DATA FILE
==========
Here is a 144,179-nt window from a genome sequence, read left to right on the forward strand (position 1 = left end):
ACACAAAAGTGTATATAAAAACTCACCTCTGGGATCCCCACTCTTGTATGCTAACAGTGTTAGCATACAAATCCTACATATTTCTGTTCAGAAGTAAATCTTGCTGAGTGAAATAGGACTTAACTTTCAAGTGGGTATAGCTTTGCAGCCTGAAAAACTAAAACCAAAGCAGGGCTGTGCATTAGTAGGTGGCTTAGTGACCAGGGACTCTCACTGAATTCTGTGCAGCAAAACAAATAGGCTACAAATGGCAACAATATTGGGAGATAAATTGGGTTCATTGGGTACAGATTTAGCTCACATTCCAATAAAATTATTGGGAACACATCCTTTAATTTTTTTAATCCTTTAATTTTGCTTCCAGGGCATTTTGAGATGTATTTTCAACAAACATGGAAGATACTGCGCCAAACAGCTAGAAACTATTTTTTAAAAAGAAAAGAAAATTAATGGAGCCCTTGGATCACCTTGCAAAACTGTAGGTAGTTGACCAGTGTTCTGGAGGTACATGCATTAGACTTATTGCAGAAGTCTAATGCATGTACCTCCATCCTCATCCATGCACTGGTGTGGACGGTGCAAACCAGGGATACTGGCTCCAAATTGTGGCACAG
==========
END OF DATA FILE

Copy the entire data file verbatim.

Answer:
Here is a 144,179-nt window from a genome sequence, read left to right on the forward strand (position 1 = left end):
ACACAAAAGTGTATATAAAAACTCACCTCTGGGATCCCCACTCTTGTATGCTAACAGTGTTAGCATACAAATCCTACATATTTCTGTTCAGAAGTAAATCTTGCTGAGTGAAATAGGACTTAACTTTCAAGTGGGTATAGCTTTGCAGCCTGAAAAACTAAAACCAAAGCAGGGCTGTGCATTAGTAGGTGGCTTAGTGACCAGGGACTCTCACTGAATTCTGTGCAGCAAAACAAATAGGCTACAAATGGCAACAATATTGGGAGATAAATTGGGTTCATTGGGTACAGATTTAGCTCACATTCCAATAAAATTATTGGGAACACATCCTTTAATTTTTTTAATCCTTTAATTTTGCTTCCAGGGCATTTTGAGATGTATTTTCAACAAACATGGAAGATACTGCGCCAAACAGCTAGAAACTATTTTTTAAAAAGAAAAGAAAATTAATGGAGCCCTTGGATCACCTTGCAAAACTGTAGGTAGTTGACCAGTGTTCTGGAGGTACATGCATTAGACTTATTGCAGAAGTCTAATGCATGTACCTCCATCCTCATCCATGCACTGGTGTGGACGGTGCAAACCAGGGATACTGGCTCCAAATTGTGGCACAG